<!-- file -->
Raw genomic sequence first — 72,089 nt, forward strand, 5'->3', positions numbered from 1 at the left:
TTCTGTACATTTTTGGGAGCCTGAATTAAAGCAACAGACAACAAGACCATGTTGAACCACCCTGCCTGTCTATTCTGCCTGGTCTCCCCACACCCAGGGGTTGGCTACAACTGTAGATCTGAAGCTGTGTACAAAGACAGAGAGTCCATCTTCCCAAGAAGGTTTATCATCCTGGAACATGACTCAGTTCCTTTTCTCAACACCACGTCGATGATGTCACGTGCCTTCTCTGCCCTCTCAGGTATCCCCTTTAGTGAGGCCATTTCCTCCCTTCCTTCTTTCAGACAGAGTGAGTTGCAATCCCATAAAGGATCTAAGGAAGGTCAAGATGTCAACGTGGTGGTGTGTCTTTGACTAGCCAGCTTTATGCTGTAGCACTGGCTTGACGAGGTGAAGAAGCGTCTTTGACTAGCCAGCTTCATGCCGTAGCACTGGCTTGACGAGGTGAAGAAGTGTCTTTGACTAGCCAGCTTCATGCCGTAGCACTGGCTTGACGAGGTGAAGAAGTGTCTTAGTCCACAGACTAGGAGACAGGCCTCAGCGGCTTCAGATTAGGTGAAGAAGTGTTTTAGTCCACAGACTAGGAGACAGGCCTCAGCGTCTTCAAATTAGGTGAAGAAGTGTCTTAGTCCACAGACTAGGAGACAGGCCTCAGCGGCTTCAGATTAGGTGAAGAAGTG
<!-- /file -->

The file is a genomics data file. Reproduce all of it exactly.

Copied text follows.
Raw genomic sequence first — 72,089 nt, forward strand, 5'->3', positions numbered from 1 at the left:
TTCTGTACATTTTTGGGAGCCTGAATTAAAGCAACAGACAACAAGACCATGTTGAACCACCCTGCCTGTCTATTCTGCCTGGTCTCCCCACACCCAGGGGTTGGCTACAACTGTAGATCTGAAGCTGTGTACAAAGACAGAGAGTCCATCTTCCCAAGAAGGTTTATCATCCTGGAACATGACTCAGTTCCTTTTCTCAACACCACGTCGATGATGTCACGTGCCTTCTCTGCCCTCTCAGGTATCCCCTTTAGTGAGGCCATTTCCTCCCTTCCTTCTTTCAGACAGAGTGAGTTGCAATCCCATAAAGGATCTAAGGAAGGTCAAGATGTCAACGTGGTGGTGTGTCTTTGACTAGCCAGCTTTATGCTGTAGCACTGGCTTGACGAGGTGAAGAAGCGTCTTTGACTAGCCAGCTTCATGCCGTAGCACTGGCTTGACGAGGTGAAGAAGTGTCTTTGACTAGCCAGCTTCATGCCGTAGCACTGGCTTGACGAGGTGAAGAAGTGTCTTAGTCCACAGACTAGGAGACAGGCCTCAGCGGCTTCAGATTAGGTGAAGAAGTGTTTTAGTCCACAGACTAGGAGACAGGCCTCAGCGTCTTCAAATTAGGTGAAGAAGTGTCTTAGTCCACAGACTAGGAGACAGGCCTCAGCGGCTTCAGATTAGGTGAAGAAGTG